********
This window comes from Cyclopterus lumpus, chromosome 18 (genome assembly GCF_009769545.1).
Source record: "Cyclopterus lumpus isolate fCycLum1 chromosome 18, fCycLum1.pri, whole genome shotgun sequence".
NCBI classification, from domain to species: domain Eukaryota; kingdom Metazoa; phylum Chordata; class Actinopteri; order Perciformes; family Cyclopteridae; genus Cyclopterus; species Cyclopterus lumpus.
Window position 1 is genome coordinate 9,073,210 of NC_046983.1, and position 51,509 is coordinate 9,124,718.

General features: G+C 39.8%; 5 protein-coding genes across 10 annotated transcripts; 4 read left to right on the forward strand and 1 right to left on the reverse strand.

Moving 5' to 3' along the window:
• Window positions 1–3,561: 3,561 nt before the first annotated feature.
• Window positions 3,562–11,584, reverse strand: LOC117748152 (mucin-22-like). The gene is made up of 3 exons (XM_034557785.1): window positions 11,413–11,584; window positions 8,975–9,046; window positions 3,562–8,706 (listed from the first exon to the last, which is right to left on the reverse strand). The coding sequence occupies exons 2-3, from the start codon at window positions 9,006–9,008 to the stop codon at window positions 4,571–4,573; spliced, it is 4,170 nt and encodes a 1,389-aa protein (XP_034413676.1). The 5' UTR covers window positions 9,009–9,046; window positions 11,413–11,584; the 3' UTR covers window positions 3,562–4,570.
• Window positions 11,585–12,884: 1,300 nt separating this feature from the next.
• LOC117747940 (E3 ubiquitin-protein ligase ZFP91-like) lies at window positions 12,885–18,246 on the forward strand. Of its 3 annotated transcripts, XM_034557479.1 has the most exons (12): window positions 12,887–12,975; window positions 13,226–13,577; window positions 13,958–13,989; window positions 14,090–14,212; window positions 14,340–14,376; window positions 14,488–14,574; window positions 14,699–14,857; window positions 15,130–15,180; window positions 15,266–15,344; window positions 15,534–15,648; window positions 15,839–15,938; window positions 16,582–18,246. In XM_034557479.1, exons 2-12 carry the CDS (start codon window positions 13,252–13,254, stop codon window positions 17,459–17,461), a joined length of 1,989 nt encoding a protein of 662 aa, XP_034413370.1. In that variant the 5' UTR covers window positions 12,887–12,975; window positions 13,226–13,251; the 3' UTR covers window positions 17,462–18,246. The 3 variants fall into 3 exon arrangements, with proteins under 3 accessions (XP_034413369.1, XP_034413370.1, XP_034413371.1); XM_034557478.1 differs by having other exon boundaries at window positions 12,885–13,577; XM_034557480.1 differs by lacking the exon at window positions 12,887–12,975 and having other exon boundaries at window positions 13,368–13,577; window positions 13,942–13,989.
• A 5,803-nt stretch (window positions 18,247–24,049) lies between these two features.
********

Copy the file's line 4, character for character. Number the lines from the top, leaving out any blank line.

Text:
Window position 1 is genome coordinate 9,073,210 of NC_046983.1, and position 51,509 is coordinate 9,124,718.